US President Joe Biden says he would consider personal sanctions on Vladimir Putin if Russia invades Ukraine.
Mr Biden said there would be “enormous consequences” for the world if Russia made a move on the nation, which sits on its south-western border.
His comments came as other Western leaders repeated warnings that Russia would pay a heavy price for invasion.
Russia has accused the US and others of “escalating tensions” over the issue and denies planning to enter Ukraine.
However, Moscow has deployed an estimated 100,000 soldiers near the border.
The Kremlin has said it sees the Western military alliance Nato as a security threat, and is demanding legal guarantees that it will not add new members further east, including neighbouring Ukraine. But the US has said the issue at stake is Russian aggression, not Nato expansion.
Fears of invasion have prompted Western embassies in Kyiv to withdraw some personnel.
Diplomats from Russia, Ukraine, Germany and France will gather in Paris on Wednesday for talks about the ongoing tensions.
‘Largest invasion since World War Two’
Taking questions from reporters on Tuesday, Mr Biden replied “yes” when asked whether he could see himself imposing sanctions on the Russian president personally in the event of an invasion.
Such a move across Ukraine’s border would mean “enormous consequences worldwide” and could amount to “the largest invasion since World War Two”, he said.
In the past the US has imposed sanctions on foreign leaders including Syrian President Bashar al-Assad, Venezuela’s Nicolás Maduro and former Libyan leader Muammar Gaddafi. Measures included blocking property and transactions related to the leaders’ respective countries.
Mr Biden added that he would feel obliged to beef up Nato’s presence in eastern Europe if Russia invaded. But he repeated that there were no plans to send US troops to Ukraine itself.
On Wednesday UK Foreign Minister Liz Truss echoed Mr Biden’s words, telling the BBC’s Today programme that the government has “ruled nothing out” – including sanctions against the Russian leader – and said the UK is looking to “toughen up” its sanctions on people, banks and businesses.
“What is important is that all of our allies do the same. It is by collective action. By showing Putin we’re united, we will help deter a Russian incursion,” she said.
Russia responded angrily to Mr Biden’s remarks. Vyacheslav Volodin, speaker of the Russian parliament, posted on social media site Telegram: “Finally, the US leadership has openly said what it wants: Washington wants a loyal Russian president.”
The country has also accused the US and NATO of “flooding” Ukraine with weapons and Western advisers.
The US has already put 8,500 combat-ready troops on alert to deploy at short notice – partly to help reinforce Nato allies – which Russia said caused it “great concern”.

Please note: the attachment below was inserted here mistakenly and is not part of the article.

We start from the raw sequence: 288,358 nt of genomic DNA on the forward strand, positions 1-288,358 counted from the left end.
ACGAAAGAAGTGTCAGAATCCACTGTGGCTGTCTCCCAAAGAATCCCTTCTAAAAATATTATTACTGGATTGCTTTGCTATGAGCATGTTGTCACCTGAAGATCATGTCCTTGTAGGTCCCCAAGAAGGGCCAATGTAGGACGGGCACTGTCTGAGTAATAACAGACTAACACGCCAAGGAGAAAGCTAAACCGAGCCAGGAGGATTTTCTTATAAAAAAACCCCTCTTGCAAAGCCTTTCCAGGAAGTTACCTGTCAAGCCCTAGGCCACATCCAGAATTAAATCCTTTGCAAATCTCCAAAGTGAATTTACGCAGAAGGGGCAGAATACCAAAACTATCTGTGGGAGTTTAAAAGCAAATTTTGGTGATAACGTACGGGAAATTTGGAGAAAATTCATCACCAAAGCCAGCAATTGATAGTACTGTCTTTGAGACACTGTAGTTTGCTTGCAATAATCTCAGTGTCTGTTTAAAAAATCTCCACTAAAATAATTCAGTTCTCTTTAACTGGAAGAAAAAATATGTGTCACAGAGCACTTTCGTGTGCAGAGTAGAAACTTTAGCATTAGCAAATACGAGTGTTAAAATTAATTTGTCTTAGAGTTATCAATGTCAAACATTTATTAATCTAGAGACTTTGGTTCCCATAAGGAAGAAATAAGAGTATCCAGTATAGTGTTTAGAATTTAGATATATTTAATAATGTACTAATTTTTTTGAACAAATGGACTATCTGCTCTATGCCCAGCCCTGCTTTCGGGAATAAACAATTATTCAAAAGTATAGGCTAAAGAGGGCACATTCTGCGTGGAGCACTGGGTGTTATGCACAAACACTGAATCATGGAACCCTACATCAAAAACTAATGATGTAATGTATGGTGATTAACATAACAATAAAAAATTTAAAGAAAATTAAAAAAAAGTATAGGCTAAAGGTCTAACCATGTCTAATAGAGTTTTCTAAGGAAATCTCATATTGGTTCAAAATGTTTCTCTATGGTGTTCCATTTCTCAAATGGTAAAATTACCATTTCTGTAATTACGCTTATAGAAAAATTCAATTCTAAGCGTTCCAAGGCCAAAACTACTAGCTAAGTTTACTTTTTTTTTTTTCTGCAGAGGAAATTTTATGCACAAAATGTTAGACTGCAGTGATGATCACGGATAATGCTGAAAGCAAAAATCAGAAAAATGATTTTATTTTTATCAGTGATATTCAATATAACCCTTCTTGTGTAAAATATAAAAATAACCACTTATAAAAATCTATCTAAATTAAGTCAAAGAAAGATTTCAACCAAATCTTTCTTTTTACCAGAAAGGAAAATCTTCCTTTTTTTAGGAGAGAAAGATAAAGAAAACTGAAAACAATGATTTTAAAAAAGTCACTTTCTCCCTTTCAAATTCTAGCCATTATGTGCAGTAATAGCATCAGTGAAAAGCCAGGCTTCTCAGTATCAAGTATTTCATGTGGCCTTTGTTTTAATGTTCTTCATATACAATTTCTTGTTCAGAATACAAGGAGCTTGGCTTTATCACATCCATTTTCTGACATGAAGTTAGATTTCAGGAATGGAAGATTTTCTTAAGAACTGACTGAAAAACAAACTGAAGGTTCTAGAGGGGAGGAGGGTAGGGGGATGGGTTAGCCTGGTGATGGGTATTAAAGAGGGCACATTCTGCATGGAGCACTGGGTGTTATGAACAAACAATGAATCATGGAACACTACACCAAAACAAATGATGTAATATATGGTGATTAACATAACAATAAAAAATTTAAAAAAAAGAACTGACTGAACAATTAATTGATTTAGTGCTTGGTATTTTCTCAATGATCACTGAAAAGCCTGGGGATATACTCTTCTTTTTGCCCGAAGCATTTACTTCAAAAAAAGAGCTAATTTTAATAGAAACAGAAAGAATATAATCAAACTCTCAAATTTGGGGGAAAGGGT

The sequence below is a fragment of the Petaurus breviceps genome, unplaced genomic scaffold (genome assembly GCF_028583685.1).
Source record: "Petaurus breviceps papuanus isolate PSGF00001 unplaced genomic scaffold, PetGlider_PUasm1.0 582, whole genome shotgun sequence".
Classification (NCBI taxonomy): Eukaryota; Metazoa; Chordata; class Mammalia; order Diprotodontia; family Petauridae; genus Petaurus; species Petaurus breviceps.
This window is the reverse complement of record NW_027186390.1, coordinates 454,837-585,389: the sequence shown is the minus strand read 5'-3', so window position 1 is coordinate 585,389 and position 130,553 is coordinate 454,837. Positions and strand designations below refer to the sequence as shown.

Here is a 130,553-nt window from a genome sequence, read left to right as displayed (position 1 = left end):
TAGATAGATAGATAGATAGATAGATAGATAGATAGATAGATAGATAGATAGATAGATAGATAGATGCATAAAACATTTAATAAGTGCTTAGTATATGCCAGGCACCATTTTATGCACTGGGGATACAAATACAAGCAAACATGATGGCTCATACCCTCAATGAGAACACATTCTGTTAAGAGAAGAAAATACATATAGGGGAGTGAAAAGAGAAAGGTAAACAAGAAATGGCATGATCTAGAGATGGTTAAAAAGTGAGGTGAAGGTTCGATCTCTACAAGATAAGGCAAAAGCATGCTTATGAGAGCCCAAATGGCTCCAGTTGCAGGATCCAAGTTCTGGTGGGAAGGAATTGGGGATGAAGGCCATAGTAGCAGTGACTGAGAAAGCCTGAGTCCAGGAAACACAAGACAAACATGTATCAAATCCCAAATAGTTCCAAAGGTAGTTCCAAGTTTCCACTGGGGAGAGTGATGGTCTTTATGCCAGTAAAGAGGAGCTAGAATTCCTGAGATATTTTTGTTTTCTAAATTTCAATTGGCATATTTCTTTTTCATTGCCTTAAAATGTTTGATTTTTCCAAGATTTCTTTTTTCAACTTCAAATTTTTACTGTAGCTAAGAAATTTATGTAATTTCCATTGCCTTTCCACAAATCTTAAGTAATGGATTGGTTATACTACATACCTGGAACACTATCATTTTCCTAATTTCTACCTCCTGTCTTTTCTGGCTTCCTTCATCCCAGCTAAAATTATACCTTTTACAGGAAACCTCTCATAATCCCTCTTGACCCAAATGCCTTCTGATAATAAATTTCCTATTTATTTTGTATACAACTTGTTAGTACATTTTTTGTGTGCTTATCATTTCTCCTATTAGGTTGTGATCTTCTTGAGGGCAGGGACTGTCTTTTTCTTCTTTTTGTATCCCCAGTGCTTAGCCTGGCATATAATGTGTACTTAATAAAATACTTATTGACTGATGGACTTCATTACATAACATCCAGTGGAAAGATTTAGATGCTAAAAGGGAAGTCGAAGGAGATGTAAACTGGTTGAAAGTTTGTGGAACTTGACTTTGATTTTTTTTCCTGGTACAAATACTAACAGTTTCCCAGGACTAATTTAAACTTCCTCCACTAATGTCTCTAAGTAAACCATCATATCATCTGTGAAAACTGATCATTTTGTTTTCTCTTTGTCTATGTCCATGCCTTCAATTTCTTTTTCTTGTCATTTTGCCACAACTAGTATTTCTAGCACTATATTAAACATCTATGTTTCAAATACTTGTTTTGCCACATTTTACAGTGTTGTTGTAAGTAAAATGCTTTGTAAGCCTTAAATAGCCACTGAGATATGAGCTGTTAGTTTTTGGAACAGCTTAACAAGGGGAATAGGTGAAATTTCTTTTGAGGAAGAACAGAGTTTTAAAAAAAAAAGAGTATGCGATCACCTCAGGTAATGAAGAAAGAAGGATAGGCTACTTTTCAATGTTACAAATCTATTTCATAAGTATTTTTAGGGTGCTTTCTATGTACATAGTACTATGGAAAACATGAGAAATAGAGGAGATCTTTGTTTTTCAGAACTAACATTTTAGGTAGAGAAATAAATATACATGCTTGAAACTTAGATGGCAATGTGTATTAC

Washington has also warned Russian ally Belarus that it would “face a swift and decisive response” if it assists in an invasion.
‘Unprecedented’ and ‘severe’ sanctions
During crisis talks on Monday, Western powers agreed to “unprecedented” sanctions against Russia if it were to invade.
UK Prime Minister Boris Johnson said on Tuesday that the Western allies would respond to any incursion with “severe” economic sanctions, adding that Britain was prepared to deploy troops to protect Nato allies in the region.
He raised the issue of banning Russia from the Swift international payments system, a move which senior Russian officials said meant Europe would not be able to pay for and receive Russian products.
French President Emmanuel Macron meanwhile said dialogue with Moscow would continue.
He would speak by phone to Mr Putin on Friday, he added, and seek clarification about Russia’s intentions towards Ukraine.
Separately, Mr Biden’s administration said it was working with oil and gas suppliers around the world to boost shipments to Europe in the event of Russia cutting off supplies, the New York Times reports.
Russia currently provides about one-third of the crude oil and gas imported by the European Union.
Ukrainian President Volodymyr Zelensky tried to reassure his nation in a TV address on Tuesday.
“There are no rose-coloured glasses, no childish illusions, everything is not simple… But there is hope,” he said. “Protect your body from viruses, your brain from lies, your heart from panic.”
Russia seized Ukrainian territory before, when it annexed Crimea in 2014. After Russian forces seized control, Crimea voted to join Russia in a referendum the West and Ukraine deemed illegal.
Russian-backed rebels also control areas of eastern Ukraine near Russia’s borders. That conflict has cost an estimated 14,000 lives, with a 2015 peace deal a long way from being fulfilled.